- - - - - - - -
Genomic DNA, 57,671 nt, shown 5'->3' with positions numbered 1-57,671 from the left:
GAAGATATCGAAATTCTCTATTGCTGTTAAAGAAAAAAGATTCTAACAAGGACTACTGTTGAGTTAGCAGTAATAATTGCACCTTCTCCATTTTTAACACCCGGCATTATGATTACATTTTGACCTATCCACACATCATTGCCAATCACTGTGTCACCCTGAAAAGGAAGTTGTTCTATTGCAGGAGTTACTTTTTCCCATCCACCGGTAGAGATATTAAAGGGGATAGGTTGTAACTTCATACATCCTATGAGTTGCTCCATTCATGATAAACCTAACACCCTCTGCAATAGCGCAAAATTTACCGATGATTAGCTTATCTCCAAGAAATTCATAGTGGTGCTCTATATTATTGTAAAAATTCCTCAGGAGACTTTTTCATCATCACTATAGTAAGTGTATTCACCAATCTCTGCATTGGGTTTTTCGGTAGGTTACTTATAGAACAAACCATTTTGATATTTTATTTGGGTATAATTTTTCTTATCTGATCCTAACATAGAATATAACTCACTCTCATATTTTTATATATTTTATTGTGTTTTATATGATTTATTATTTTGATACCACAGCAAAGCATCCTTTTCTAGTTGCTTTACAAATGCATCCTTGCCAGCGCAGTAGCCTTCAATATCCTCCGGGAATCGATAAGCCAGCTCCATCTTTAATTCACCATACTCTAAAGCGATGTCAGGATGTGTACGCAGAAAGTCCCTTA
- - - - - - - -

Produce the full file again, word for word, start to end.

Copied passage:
Genomic DNA, 57,671 nt, shown 5'->3' with positions numbered 1-57,671 from the left:
GAAGATATCGAAATTCTCTATTGCTGTTAAAGAAAAAAGATTCTAACAAGGACTACTGTTGAGTTAGCAGTAATAATTGCACCTTCTCCATTTTTAACACCCGGCATTATGATTACATTTTGACCTATCCACACATCATTGCCAATCACTGTGTCACCCTGAAAAGGAAGTTGTTCTATTGCAGGAGTTACTTTTTCCCATCCACCGGTAGAGATATTAAAGGGGATAGGTTGTAACTTCATACATCCTATGAGTTGCTCCATTCATGATAAACCTAACACCCTCTGCAATAGCGCAAAATTTACCGATGATTAGCTTATCTCCAAGAAATTCATAGTGGTGCTCTATATTATTGTAAAAATTCCTCAGGAGACTTTTTCATCATCACTATAGTAAGTGTATTCACCAATCTCTGCATTGGGTTTTTCGGTAGGTTACTTATAGAACAAACCATTTTGATATTTTATTTGGGTATAATTTTTCTTATCTGATCCTAACATAGAATATAACTCACTCTCATATTTTTATATATTTTATTGTGTTTTATATGATTTATTATTTTGATACCACAGCAAAGCATCCTTTTCTAGTTGCTTTACAAATGCATCCTTGCCAGCGCAGTAGCCTTCAATATCCTCCGGGAATCGATAAGCCAGCTCCATCTTTAATTCACCATACTCTAAAGCGATGTCAGGATGTGTACGCAGAAAGTCCCTTA